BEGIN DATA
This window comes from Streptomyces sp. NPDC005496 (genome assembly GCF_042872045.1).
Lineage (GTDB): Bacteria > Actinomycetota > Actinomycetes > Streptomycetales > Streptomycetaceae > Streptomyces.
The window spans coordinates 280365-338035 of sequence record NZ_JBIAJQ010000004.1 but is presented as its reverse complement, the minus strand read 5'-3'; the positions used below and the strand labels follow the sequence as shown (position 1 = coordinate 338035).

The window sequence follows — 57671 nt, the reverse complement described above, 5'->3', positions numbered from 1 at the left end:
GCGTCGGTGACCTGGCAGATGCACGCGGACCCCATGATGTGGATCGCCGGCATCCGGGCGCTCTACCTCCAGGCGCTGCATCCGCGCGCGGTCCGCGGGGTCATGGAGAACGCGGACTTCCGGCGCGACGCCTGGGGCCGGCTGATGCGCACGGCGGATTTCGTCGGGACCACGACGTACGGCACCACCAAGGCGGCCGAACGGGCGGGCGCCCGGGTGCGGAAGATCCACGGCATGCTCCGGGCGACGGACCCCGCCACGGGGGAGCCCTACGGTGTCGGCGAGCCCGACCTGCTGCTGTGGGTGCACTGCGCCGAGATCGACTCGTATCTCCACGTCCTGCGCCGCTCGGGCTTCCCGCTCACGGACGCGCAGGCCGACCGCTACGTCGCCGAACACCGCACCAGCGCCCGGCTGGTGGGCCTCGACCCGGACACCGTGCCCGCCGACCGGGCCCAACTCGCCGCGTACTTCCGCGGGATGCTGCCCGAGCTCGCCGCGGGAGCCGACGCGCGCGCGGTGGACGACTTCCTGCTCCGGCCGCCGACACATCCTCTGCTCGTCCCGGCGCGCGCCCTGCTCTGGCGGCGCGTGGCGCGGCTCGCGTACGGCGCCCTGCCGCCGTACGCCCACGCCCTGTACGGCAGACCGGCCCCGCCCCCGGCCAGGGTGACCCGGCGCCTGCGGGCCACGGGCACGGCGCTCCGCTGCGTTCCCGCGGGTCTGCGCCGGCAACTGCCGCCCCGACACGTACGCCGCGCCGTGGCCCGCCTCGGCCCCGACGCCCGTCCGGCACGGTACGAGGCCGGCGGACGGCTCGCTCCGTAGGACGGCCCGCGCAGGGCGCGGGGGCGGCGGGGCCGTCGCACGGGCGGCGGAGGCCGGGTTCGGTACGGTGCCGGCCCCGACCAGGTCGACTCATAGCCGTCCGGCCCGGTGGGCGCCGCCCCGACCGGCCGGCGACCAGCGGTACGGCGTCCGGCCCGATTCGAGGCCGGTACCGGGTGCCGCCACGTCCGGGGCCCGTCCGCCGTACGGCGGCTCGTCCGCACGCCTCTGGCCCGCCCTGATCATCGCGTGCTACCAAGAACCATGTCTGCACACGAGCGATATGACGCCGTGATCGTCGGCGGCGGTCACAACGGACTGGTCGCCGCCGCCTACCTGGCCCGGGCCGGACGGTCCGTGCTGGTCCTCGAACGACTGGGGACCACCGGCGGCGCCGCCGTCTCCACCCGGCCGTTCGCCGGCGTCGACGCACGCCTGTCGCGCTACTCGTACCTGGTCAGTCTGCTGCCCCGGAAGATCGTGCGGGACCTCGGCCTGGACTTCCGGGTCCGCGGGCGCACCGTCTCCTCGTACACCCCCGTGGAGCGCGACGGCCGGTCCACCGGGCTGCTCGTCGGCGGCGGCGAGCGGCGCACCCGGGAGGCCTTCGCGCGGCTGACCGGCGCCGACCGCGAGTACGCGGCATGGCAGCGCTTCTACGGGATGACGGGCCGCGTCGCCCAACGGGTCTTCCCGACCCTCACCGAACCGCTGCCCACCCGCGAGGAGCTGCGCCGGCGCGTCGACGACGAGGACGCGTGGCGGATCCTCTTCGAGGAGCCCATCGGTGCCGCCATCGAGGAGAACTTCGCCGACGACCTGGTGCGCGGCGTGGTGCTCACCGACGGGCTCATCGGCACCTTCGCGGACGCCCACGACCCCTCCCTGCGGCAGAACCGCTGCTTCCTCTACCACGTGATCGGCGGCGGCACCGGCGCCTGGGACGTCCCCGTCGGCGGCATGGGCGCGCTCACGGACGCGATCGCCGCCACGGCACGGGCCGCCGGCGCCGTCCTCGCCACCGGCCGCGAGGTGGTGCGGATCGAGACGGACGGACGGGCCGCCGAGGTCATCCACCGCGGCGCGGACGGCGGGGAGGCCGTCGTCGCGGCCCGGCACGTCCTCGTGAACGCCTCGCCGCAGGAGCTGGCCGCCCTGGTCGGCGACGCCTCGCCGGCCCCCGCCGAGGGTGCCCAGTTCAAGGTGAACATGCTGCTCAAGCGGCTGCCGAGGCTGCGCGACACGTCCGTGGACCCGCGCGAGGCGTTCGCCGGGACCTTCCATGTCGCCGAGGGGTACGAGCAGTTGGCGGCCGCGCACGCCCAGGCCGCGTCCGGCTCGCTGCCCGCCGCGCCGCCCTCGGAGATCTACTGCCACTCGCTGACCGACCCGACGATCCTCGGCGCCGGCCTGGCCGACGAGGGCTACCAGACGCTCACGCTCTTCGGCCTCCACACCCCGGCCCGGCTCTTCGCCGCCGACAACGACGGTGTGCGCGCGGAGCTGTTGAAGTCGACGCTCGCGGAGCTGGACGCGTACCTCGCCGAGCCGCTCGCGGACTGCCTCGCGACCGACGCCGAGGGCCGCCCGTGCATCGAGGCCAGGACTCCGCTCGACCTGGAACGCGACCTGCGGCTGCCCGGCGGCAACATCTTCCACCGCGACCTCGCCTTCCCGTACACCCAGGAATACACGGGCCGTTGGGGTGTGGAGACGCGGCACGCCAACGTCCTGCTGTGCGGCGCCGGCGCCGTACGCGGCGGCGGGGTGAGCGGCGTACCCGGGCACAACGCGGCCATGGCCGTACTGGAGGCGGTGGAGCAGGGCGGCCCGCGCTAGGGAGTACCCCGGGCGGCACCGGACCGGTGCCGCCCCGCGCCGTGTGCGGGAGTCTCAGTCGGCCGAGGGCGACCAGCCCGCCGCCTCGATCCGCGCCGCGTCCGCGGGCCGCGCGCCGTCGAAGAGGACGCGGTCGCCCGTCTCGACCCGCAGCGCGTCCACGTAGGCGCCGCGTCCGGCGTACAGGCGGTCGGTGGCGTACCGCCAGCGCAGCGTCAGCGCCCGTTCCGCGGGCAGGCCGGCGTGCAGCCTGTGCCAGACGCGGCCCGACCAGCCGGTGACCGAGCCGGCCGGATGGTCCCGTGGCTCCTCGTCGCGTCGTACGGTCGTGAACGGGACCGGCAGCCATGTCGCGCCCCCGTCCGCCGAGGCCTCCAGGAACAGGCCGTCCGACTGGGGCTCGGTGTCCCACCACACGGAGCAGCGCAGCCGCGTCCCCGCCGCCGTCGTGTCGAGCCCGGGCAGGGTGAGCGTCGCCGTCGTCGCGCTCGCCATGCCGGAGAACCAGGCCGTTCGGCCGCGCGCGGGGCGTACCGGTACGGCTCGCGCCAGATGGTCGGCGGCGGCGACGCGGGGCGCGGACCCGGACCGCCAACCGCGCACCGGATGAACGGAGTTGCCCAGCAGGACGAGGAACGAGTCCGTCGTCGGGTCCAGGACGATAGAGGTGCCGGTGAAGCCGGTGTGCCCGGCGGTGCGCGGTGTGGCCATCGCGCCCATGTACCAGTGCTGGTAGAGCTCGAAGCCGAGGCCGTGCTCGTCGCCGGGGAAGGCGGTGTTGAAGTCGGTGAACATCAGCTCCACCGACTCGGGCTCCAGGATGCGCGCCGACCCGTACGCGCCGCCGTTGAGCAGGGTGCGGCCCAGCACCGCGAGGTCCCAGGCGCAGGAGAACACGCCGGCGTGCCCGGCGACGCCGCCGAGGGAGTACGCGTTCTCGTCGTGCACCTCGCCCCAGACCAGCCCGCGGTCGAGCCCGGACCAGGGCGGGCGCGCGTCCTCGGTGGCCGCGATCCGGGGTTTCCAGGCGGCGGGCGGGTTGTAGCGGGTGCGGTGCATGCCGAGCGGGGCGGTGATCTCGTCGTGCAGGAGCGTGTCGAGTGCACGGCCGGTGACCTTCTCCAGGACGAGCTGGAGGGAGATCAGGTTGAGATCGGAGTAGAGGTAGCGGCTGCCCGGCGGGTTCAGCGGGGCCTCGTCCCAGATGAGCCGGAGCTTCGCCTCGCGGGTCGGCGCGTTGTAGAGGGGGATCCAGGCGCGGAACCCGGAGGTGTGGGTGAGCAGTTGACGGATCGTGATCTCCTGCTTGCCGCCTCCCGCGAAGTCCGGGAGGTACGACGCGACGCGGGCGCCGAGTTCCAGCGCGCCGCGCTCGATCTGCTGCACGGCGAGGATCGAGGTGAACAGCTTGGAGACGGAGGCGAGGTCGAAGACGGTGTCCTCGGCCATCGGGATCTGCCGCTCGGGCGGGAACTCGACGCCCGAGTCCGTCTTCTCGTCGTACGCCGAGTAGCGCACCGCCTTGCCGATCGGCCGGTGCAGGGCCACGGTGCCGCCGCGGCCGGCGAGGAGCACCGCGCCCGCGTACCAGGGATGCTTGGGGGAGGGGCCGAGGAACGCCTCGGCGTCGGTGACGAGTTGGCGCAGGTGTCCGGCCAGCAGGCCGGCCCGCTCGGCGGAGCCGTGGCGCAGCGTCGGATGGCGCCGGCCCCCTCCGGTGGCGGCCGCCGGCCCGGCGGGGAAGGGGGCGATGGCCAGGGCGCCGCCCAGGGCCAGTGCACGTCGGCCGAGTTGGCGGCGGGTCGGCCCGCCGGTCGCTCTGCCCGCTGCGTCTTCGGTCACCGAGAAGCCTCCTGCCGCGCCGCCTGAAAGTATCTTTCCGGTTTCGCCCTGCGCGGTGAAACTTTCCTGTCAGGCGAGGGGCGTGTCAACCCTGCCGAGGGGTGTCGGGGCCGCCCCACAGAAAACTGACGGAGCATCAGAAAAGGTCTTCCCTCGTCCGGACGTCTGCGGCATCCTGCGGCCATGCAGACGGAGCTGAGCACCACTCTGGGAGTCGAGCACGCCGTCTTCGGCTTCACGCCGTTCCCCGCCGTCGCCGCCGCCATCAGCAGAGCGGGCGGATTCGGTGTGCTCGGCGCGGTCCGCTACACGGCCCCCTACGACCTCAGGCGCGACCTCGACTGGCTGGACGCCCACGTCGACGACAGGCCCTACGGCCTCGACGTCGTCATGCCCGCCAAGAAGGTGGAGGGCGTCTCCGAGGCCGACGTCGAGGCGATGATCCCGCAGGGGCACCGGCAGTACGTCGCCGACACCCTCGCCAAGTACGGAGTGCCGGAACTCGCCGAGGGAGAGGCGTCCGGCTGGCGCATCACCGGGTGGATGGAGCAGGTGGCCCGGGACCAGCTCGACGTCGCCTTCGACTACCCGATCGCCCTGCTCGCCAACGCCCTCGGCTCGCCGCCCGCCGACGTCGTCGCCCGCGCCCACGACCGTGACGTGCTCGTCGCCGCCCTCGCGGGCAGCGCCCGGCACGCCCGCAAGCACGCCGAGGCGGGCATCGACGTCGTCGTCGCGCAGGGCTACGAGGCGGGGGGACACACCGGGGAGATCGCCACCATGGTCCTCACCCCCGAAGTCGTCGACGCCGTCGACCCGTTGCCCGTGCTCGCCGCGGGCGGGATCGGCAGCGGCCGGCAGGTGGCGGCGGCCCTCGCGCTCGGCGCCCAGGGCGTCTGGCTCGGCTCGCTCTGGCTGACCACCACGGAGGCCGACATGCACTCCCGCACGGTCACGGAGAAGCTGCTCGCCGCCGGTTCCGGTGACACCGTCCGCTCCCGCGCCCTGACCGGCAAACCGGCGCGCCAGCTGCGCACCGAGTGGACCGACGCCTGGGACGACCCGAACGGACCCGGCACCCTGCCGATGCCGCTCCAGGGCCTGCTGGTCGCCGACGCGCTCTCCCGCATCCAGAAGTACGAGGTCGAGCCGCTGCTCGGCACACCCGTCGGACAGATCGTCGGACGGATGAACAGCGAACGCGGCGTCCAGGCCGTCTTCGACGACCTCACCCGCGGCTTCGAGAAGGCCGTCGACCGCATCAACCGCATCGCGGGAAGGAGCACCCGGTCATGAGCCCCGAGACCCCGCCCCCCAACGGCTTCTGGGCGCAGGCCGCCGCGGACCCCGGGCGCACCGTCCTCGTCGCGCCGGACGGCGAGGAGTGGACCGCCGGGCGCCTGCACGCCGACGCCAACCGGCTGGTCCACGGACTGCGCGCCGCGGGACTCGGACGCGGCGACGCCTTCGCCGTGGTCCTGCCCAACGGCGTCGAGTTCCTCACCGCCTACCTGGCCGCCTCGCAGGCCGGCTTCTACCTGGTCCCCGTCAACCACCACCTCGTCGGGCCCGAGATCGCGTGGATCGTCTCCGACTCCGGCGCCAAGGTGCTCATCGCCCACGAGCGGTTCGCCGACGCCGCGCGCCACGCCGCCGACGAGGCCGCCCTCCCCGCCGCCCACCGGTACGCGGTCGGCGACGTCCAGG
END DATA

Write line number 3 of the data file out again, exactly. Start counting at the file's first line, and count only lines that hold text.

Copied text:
The window spans coordinates 280365-338035 of sequence record NZ_JBIAJQ010000004.1 but is presented as its reverse complement, the minus strand read 5'-3'; the positions used below and the strand labels follow the sequence as shown (position 1 = coordinate 338035).